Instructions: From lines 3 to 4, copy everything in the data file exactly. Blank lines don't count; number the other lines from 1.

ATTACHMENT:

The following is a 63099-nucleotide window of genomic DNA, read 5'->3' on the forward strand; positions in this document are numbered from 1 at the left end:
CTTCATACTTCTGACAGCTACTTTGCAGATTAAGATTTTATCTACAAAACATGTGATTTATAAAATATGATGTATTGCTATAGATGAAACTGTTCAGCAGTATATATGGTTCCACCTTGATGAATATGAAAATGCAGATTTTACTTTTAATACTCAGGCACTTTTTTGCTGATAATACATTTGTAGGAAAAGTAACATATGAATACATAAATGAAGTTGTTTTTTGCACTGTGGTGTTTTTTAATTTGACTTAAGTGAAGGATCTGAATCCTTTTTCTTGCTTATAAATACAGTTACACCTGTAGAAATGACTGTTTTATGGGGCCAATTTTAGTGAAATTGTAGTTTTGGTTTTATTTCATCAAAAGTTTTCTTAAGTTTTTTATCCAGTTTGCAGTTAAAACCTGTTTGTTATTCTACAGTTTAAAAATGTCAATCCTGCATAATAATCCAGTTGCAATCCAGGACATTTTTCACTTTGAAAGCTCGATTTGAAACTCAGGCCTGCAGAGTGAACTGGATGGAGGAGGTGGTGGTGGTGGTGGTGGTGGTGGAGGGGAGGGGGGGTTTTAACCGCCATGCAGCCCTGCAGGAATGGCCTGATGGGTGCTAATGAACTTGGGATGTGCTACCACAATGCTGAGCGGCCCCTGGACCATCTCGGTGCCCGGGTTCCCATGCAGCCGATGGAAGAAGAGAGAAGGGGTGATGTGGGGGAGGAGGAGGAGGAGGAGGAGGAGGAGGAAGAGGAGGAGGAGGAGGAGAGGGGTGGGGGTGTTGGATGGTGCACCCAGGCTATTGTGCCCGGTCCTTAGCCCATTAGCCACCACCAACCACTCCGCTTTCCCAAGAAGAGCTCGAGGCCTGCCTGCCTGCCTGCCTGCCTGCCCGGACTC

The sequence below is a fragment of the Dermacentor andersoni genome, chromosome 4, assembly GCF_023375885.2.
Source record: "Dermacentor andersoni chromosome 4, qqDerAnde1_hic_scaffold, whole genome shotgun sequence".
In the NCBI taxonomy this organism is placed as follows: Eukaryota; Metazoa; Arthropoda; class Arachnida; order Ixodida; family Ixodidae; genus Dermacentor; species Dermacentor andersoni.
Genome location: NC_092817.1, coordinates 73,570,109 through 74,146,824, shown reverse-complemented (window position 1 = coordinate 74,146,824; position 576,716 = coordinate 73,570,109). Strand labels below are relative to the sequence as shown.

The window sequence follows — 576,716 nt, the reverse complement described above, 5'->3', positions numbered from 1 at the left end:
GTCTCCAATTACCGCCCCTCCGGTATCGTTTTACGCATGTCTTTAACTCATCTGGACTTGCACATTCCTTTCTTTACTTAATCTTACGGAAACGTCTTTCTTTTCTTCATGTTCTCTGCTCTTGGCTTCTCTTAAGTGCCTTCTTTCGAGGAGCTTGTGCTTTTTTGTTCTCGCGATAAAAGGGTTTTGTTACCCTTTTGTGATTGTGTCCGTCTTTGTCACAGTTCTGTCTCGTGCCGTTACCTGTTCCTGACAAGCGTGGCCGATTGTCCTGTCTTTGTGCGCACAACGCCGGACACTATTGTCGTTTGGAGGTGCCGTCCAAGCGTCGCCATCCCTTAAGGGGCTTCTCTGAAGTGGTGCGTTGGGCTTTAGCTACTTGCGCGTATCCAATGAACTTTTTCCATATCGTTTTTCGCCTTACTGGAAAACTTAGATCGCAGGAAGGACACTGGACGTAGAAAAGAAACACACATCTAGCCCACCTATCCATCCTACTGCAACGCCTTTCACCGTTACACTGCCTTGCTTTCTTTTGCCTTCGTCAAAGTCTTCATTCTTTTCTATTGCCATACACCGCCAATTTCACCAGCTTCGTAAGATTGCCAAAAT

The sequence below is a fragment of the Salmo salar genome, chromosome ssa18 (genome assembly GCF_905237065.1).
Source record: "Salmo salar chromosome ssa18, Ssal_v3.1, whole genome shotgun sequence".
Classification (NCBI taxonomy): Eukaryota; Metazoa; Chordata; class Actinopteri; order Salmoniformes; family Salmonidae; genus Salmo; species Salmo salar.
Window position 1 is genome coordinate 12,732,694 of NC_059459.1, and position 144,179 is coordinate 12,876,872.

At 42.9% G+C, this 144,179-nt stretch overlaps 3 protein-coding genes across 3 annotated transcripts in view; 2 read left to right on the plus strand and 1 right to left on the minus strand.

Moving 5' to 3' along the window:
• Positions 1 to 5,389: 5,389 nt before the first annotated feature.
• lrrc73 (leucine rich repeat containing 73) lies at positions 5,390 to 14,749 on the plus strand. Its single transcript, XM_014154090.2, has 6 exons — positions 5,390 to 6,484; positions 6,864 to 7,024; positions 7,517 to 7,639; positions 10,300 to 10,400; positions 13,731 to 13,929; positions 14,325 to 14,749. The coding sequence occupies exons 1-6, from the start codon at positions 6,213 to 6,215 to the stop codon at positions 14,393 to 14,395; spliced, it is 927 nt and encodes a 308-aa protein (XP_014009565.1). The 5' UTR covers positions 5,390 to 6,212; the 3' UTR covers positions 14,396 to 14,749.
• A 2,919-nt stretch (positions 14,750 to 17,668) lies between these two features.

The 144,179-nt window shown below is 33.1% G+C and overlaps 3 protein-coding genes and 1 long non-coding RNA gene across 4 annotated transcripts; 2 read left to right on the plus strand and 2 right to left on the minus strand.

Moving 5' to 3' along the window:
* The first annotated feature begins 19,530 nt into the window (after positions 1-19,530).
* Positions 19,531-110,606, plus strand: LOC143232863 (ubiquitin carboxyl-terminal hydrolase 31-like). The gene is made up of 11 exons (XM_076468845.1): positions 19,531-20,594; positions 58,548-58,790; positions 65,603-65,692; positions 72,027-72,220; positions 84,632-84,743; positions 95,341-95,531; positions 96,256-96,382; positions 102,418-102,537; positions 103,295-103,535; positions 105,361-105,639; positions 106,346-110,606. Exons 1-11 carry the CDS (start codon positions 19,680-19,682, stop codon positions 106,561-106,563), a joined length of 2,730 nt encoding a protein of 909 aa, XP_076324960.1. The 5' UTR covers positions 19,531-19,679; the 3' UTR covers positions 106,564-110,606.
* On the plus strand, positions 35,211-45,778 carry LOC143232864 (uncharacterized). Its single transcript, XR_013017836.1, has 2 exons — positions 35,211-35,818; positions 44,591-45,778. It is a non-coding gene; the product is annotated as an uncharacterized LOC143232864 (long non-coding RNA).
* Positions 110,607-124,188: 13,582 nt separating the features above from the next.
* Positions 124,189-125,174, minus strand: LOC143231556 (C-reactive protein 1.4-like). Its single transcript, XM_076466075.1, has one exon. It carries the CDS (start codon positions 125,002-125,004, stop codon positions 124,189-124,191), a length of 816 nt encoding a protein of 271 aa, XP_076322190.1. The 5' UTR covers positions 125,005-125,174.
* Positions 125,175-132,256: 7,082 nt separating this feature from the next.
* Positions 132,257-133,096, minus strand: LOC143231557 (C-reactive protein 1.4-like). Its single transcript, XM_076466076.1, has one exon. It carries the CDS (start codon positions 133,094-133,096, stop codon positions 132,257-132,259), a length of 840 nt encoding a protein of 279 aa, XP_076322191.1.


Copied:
The sequence below is a fragment of the Dermacentor andersoni genome, chromosome 4, assembly GCF_023375885.2.
Source record: "Dermacentor andersoni chromosome 4, qqDerAnde1_hic_scaffold, whole genome shotgun sequence".